Does Aspartame cause cancer?

Researchers in Italy recently published a study demonstrating that aspartame causes cancer in animals. It showed increased incidence of malignant tumors, lymphomas, leukemias, and cancers of the kidney and nerves (Journal of Environmental Health Perspectives, November, 2005.) On the same day, the Calorie Control Council, an international non-profit association representing the low-calorie and reduced-fat food and beverage industry, came out a report stating that: "Overwhelming Scientific Evidence Confirms Safety of Aspartame; Governments Recommend No Change in Dietary Practices Related to Aspartame." Whom do you believe?

More than a thousand previous studies have shown aspartame to be safe. At present, the U.S. Food & Drug Administration (FDA) has said they are not recommending any changes in the use of aspartame. When the Italian study was reviewed by the United Kingdom Committee on Carcinogenicity of Chemicals in Food, Consumer Products and the Environment, the committee found aspects of study findings "implausible.” Four long-term carcinogenicity studies have found no relationship between aspartame and any form of cancer. Aspartame has been consumed for nearly a quarter of a century, and is one of the most thoroughly analyzed food ingredients, with more than 200 scientific studies concluding that it is safe.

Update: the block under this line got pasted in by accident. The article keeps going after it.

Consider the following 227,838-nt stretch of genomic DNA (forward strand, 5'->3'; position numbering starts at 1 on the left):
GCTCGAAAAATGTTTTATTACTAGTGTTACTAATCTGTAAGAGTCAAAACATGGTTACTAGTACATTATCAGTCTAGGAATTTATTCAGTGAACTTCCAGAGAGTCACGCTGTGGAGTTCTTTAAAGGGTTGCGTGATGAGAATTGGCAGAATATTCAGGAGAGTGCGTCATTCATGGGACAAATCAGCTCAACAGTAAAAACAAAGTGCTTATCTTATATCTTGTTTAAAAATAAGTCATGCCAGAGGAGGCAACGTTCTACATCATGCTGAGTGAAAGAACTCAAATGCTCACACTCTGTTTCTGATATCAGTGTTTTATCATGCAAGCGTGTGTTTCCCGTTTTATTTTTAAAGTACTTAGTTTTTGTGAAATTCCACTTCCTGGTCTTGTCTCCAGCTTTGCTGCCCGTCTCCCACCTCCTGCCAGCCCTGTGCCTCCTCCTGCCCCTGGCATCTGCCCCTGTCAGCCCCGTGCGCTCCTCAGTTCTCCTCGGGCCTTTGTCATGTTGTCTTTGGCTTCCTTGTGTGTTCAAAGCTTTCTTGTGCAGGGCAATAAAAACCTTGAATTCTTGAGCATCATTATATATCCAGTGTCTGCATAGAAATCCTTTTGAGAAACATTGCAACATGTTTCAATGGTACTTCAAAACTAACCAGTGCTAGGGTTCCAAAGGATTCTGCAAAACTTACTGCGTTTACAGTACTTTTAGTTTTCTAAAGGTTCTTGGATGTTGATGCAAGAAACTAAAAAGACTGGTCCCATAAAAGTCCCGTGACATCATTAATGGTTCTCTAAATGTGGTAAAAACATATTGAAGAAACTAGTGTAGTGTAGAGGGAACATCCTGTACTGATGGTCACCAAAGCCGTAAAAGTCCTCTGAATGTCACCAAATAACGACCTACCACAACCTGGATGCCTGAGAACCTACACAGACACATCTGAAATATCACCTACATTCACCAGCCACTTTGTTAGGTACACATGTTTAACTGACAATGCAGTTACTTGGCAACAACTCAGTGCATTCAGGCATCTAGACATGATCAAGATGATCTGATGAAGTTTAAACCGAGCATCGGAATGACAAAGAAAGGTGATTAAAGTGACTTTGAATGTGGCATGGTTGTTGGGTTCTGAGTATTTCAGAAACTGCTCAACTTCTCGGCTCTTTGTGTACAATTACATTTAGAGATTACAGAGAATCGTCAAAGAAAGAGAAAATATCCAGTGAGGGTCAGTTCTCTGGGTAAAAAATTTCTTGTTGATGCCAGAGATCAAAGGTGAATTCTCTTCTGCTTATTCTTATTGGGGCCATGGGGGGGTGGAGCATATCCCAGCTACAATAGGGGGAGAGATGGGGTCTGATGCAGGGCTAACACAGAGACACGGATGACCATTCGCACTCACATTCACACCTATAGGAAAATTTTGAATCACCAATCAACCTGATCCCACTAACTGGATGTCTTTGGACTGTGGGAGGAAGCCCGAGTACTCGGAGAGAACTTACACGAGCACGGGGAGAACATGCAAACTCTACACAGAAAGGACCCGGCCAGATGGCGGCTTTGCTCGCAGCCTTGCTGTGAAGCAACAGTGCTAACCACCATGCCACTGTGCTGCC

Aspartame is composed of two amino acids, protein- building blocks called aspartic acid and phenylalanine. Both amino acids are found naturally in protein-containing foods, including meats, grains and dairy products. They are also found naturally in many foods such as fruits and vegetable and their juices. The body handles the components from aspartame in the same way it handles them when derived from other foods. I think that it is unwise to consume huge amounts of any single food or ingredient, but aspartame in small amounts appears to be safe and in my opinion, it is preferable to the refined sugars it replaces in your diet.

Checked 12/2/07

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